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April 08, 1983 - Image 27

Resource type:
The Michigan Daily, 1983-04-08
This is a tabloid page

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There is nothing new under the sun, or in these stores

The father just doesn't understand.
His baby used to sign away Daddy's
earnings with the little plastic card. He
would feign irritation at the bills, but
ultimately received pleasure at rifling
through his baby's closet. "You've got
more clothes than anyone alive," he'd
proclaim. Observers noticed that they
always wore matching galloping emblems.
But Baby discovered fashion, and
now Daddy's crushed. "It looks like
someone died in it," he whispers at her
wardrobe. Babys now the epitome of
vogue, so she ignores Daddy, defiantly
buttoning her beaded sweater.
Maybe Baby should have spared
Daddy the receipts. He always looks so
pained at the realization that one of her
outfits costs less than his tie.
This trend, which has become all-too-
prevalent among indulgent Fathers and
fashion conscious daughters, has
destroyed the cute father-daughter
photography session. But, faster than a
speeding polo pony, vintage clothing
has become fashionable.
If only as a refresher course on
browsing, it's worthwhile to explore the
vintage clothing shops around the cam-
pus area. The adventure of looking for
vintage clothing is something of a pot-
luck proposition. And, beyond the thrill
of the search, there's always the
probability that what you pass up won't
be there after you think twice and run to
the Readyteller. The general consensus
is that an item of high appeal (such as

By Jayne Hendel
Baby's beaded sweater) is unlikely to
stay in the store more than four hours.
One of the more confusing aspects of
shopping for vintage clothing is deter-
mining just what "vintage" is. Accor-
ding to area dealers, there is a distinct
difference between true "vintage" and
the hoi polloi of "used" clothing.
"Vintage is anything that is old and
unique." says David McNulty, owner of
Vintage Clothing on State Street. Mc-.
Nulty's shop is one of those where a
seeker can work up a considerable
sweat in search of a "find." Here, 1979
bowling shirts mingle unabashedly with
1920s taffeta ballgowns, and garments
made of fabrics unknown to Mother
Nature abound.
McNulty attributes the popularity of
vintage clothing to their quality work-
manship, a characteristic which is all
but extinct in contemporary clothing.
"The strategy now is to make people
buy clothing more often," says Mc-
Nulty. "Today we have planned ob-
Rags to Riches, occupying a big
house on South University, is another
store adopting the 'hodge-podge' style,
of interior decoration. Chuck Poser, a.
University alumnus and owner of the
store, defines vintage clothing -- which
accounts for a good deal of his inven-
tory.- as "classical items in vogue at
the time (that they were originally
produced)." Besides seeing the vintage

craze as a return to nostalgia, Poser
views Ann Arbor's special fondness for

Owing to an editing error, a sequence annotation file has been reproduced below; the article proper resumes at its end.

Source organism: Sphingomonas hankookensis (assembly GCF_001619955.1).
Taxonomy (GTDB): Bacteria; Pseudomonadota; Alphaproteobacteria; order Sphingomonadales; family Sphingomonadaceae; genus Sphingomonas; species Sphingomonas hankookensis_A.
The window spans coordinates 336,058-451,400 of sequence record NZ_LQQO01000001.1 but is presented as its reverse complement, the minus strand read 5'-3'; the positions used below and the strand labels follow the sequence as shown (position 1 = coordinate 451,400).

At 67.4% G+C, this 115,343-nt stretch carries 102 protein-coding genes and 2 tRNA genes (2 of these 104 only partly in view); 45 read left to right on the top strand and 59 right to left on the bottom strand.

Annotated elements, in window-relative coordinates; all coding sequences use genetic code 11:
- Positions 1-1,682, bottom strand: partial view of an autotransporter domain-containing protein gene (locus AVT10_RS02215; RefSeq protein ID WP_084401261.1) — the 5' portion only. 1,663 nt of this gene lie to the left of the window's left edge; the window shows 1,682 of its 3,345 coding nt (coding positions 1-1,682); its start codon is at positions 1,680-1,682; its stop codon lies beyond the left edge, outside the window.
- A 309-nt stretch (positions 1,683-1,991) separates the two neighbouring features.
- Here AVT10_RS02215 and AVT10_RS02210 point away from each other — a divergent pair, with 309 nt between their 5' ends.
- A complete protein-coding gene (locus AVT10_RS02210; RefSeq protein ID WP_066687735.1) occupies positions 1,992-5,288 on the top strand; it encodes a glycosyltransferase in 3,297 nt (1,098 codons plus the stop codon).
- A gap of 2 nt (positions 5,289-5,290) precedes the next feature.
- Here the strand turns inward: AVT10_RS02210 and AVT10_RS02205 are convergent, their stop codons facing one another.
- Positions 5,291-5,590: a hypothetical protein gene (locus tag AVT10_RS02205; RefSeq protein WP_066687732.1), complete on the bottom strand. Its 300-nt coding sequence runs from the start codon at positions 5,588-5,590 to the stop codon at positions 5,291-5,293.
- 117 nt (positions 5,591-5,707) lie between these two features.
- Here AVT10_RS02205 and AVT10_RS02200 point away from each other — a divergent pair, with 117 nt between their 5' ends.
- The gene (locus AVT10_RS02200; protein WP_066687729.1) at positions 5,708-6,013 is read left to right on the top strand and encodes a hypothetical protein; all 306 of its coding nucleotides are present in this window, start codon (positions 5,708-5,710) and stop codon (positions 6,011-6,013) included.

vintage clothing as "subtler statements
of a subculture."
Virginia Morton, owner of Second
Hand Rose on Huron Street, is credited
by vintage dealers and wearers with
stocking Ann Arbor's best quality and
selection. Well organized (and dry-
cleaned), Rose is the place to find any
style smoking jacket, beaded sweater,
or formal dress, and feel confident of
aquiring quality. Rose's prices are a lit-
tle higher than most shops around
campus because of the labor Morton in-
Tucked in vertical niches all over
campus, antique shops also collect
select articles of vintage clothing. Two of
these, Once Possessed and Second
Story, are located on State Street.
From squeeking floor boards to slan-
ted eaves, Once Possessed fulfills fan-
tasies of Grandma's attic, for those of
us whose grandparents reside in
Florida condominiums. Bob Palmer,
co-owner of the shop, collects only
unique pieces. His dresses are in per-
fect condition and cost a lot. To justify
his prices, Palmer uses the example of
one of his unique formal gowns, which
he says costs only a fraction of the cost
of the formals in this year's showings.
One story below Once Possessed is
Second Story, another antique shop
displaying some vintage clothing items.
"Vintage", according to owner Roberta
Steele, is that which is "identifiable
with an era." Steele also limits her
stock to unusual and perfect pieces, but
indulges in a considerable quantity of
"Vintage clothing is decadent
clothing." remarks LSA senior Kim
Hanafee, while pawing through racks
at one shop. Decadent, she goes on to
say, gives one an individual style.
In addition, there are other elements
which explain the nouveau popularity
of vintage clothing. The economy is
credited with popularizing the vintage
trend by most Ann Arbor shop owners.
"Comparable clothing is two to three
times more money." says Palmer, of


Pink sweatshirt vest and grey
sweatpants by Camp Beverly
Hills. White shirt by Click
Point. Available at Bivouac.



r $ 'r t 3l4 S. State
: :
And typify style with the
chemise shape. Wonderful in
geometric black/white crepe...
a dress for work or occasion.
Of acetate/nylon, by Pacino.
In our Miss J shop for young
women, sizes 5 to X13, $54.
The perfect belt: of black leather with
white pansy buckle, by Nan Lewis,
2 " wide, $17.
Enjoy the convenience of a Jacobson's Charge Account.
Open Monday, Tuesday, Wednesday
and Saturday 9:30 a.m. 'til 5:30 p.m.
Thursday and Friday 9:30 a.m. 'til 9:00 p.m.




20 Weekend/April 8,1983

17 Weekend/April 8, 1983

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